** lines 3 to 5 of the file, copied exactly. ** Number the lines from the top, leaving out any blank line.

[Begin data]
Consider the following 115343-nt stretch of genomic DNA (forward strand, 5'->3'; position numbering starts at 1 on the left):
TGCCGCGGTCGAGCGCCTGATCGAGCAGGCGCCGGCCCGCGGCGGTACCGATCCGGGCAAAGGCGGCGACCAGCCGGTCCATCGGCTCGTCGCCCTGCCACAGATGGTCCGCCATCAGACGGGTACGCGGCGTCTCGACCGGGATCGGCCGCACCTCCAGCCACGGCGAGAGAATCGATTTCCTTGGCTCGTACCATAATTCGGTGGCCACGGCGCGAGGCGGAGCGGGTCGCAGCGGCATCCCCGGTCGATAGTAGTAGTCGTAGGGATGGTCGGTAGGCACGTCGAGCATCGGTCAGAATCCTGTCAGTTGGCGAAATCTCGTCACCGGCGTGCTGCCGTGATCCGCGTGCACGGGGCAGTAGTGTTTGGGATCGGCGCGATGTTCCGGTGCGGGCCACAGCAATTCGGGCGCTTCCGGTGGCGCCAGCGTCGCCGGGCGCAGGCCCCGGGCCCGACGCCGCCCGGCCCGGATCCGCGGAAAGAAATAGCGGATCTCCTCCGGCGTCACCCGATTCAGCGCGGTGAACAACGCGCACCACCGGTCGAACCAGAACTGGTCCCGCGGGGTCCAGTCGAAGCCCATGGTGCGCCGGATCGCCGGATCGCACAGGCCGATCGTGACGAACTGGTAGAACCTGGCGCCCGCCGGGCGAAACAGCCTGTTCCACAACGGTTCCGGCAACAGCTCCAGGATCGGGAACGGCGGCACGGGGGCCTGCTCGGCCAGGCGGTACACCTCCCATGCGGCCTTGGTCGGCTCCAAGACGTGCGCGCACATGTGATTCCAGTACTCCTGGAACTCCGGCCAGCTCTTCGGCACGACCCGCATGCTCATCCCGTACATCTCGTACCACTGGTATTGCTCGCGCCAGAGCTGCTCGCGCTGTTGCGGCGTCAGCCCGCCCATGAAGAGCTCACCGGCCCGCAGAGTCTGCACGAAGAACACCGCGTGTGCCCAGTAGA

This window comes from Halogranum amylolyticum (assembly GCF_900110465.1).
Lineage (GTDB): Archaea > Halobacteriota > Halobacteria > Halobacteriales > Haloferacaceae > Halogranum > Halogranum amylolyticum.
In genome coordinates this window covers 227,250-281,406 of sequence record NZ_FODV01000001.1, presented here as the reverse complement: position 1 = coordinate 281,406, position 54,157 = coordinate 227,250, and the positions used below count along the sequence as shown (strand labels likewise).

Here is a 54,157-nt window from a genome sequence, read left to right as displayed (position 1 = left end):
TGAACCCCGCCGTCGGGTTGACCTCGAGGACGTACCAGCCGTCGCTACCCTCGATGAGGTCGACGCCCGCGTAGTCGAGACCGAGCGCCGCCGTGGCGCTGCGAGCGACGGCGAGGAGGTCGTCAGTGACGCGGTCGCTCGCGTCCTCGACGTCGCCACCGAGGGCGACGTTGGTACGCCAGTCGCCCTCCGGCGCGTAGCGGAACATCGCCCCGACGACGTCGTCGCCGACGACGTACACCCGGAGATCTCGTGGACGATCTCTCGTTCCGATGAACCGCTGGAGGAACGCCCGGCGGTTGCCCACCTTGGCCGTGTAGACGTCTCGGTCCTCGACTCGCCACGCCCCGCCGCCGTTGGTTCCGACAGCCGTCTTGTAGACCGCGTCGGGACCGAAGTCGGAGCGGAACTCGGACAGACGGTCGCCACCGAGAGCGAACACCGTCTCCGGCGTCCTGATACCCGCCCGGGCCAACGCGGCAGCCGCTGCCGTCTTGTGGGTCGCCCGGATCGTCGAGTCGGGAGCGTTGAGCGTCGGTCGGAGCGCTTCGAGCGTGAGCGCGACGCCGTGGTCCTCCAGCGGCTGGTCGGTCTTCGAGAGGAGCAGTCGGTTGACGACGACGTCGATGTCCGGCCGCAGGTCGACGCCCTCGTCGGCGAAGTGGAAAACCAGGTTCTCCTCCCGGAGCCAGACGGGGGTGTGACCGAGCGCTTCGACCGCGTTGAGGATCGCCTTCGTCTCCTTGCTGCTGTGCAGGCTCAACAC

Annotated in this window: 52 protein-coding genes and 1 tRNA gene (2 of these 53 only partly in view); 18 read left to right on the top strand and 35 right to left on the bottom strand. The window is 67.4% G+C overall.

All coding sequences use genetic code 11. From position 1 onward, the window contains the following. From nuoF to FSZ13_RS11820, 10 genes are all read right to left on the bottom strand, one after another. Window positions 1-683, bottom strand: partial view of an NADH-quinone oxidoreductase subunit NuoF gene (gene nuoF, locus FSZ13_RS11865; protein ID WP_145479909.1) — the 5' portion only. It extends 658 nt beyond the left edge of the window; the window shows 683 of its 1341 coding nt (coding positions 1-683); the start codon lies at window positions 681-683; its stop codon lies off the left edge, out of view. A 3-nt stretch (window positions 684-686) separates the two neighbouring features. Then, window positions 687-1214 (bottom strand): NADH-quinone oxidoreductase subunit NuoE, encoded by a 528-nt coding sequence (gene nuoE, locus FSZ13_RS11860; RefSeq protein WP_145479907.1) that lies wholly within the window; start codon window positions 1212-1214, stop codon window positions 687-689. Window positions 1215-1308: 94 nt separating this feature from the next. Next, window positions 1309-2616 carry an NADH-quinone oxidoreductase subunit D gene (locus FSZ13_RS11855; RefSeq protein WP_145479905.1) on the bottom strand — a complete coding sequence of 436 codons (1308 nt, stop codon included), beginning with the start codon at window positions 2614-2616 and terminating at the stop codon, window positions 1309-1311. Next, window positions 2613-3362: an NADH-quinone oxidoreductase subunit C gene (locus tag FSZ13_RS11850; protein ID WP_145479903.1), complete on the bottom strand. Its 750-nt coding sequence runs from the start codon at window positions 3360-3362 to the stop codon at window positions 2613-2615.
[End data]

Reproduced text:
This window comes from Halogranum amylolyticum (assembly GCF_900110465.1).
Lineage (GTDB): Archaea > Halobacteriota > Halobacteria > Halobacteriales > Haloferacaceae > Halogranum > Halogranum amylolyticum.
In genome coordinates this window covers 227,250-281,406 of sequence record NZ_FODV01000001.1, presented here as the reverse complement: position 1 = coordinate 281,406, position 54,157 = coordinate 227,250, and the positions used below count along the sequence as shown (strand labels likewise).